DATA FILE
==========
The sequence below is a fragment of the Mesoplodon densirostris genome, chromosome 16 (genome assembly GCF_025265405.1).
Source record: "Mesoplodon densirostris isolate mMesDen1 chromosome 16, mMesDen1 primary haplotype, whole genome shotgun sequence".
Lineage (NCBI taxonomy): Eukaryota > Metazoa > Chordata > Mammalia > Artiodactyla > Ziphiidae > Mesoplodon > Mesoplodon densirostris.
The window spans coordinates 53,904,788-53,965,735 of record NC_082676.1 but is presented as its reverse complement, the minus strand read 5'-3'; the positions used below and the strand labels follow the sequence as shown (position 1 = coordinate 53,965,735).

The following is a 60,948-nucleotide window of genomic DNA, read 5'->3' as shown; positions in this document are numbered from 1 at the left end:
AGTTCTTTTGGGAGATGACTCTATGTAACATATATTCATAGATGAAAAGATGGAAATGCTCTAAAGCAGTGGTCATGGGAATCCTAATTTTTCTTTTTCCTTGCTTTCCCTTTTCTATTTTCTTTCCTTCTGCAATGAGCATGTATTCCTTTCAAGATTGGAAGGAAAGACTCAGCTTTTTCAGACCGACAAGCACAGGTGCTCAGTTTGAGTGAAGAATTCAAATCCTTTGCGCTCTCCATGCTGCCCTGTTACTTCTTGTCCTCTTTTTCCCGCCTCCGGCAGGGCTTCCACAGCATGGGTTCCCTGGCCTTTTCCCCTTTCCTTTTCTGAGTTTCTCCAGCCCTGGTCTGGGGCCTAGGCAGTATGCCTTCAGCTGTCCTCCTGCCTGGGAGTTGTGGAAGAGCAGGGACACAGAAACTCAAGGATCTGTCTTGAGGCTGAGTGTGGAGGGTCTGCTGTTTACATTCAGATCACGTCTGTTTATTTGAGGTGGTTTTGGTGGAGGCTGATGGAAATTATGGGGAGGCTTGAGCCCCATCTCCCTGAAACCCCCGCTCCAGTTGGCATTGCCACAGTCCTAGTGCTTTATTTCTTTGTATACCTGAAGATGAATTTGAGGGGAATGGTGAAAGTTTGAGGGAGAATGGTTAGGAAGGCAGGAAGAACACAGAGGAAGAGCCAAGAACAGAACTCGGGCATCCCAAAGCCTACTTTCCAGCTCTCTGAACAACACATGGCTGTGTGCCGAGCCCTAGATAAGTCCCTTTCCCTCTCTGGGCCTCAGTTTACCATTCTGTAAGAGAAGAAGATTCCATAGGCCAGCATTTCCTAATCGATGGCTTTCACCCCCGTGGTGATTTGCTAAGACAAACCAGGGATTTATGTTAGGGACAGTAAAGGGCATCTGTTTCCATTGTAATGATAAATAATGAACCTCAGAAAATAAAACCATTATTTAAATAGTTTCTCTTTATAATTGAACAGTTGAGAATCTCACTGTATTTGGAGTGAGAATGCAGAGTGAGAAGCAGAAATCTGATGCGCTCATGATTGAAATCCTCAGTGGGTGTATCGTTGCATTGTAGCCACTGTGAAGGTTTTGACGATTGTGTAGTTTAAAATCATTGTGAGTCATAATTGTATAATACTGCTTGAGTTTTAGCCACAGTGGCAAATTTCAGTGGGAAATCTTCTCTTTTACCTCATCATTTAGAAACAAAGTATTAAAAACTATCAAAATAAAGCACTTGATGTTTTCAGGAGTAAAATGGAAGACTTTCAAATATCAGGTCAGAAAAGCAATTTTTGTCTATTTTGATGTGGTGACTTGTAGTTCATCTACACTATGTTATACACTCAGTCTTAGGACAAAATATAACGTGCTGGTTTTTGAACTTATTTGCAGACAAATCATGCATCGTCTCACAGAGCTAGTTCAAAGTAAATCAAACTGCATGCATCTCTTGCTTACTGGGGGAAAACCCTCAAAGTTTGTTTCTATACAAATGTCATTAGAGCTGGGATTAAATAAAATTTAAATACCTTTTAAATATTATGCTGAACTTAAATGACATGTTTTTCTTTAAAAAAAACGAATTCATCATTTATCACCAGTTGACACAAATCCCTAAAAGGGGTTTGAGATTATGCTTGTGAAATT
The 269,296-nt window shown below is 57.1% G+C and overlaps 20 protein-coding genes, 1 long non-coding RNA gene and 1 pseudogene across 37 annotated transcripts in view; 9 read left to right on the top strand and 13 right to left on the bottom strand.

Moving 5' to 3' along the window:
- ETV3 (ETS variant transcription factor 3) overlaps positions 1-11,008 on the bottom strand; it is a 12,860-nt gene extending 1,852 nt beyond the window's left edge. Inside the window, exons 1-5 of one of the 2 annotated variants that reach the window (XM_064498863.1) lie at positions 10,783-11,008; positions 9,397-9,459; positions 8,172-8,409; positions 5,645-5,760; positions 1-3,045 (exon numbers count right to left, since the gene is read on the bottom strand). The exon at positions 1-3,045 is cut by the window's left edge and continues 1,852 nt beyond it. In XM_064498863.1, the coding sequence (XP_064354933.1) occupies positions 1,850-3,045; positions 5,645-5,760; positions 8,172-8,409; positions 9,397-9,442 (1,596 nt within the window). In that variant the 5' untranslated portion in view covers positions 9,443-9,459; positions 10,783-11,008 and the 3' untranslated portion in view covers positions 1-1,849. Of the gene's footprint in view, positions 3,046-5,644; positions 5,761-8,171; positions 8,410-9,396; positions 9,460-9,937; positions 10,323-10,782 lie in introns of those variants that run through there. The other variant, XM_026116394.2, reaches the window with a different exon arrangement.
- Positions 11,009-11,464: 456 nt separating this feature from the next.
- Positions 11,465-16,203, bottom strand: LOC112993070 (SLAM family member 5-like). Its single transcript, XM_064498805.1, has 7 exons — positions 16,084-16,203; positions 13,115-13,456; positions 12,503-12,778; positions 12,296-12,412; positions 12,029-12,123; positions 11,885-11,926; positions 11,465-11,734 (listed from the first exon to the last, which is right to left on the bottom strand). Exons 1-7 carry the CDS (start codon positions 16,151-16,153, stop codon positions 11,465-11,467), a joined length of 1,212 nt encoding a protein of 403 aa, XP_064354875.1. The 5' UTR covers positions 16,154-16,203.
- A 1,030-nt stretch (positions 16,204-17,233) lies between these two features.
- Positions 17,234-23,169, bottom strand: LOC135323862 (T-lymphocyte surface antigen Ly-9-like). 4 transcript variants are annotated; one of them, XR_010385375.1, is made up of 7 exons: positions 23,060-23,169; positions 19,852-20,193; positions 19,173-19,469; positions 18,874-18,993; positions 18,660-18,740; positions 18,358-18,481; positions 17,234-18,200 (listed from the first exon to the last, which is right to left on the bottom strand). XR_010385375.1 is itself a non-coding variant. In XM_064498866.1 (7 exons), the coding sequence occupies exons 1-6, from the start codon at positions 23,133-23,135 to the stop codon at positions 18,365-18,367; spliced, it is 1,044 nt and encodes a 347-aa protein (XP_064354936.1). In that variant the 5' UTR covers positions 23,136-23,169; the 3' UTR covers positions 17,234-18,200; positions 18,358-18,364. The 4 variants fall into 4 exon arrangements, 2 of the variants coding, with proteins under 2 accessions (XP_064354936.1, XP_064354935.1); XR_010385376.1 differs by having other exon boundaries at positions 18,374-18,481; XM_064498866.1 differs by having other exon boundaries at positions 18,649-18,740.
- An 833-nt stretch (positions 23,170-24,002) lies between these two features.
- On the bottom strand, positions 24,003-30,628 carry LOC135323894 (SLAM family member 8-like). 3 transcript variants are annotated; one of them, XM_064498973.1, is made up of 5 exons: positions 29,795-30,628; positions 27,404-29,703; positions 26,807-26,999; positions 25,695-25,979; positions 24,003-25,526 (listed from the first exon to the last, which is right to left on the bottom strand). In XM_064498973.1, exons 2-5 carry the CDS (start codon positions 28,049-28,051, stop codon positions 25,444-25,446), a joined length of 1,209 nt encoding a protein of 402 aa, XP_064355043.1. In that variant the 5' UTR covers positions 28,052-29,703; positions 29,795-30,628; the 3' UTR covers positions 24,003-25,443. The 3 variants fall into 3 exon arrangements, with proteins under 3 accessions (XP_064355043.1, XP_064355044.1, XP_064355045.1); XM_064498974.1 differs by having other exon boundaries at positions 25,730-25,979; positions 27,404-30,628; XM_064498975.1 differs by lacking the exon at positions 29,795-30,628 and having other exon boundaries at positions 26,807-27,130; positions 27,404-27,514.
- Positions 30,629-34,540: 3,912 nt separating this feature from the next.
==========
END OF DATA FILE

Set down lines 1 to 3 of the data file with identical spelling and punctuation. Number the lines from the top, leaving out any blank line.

The sequence below is a fragment of the Mesoplodon densirostris genome, chromosome 16 (genome assembly GCF_025265405.1).
Source record: "Mesoplodon densirostris isolate mMesDen1 chromosome 16, mMesDen1 primary haplotype, whole genome shotgun sequence".
Lineage (NCBI taxonomy): Eukaryota > Metazoa > Chordata > Mammalia > Artiodactyla > Ziphiidae > Mesoplodon > Mesoplodon densirostris.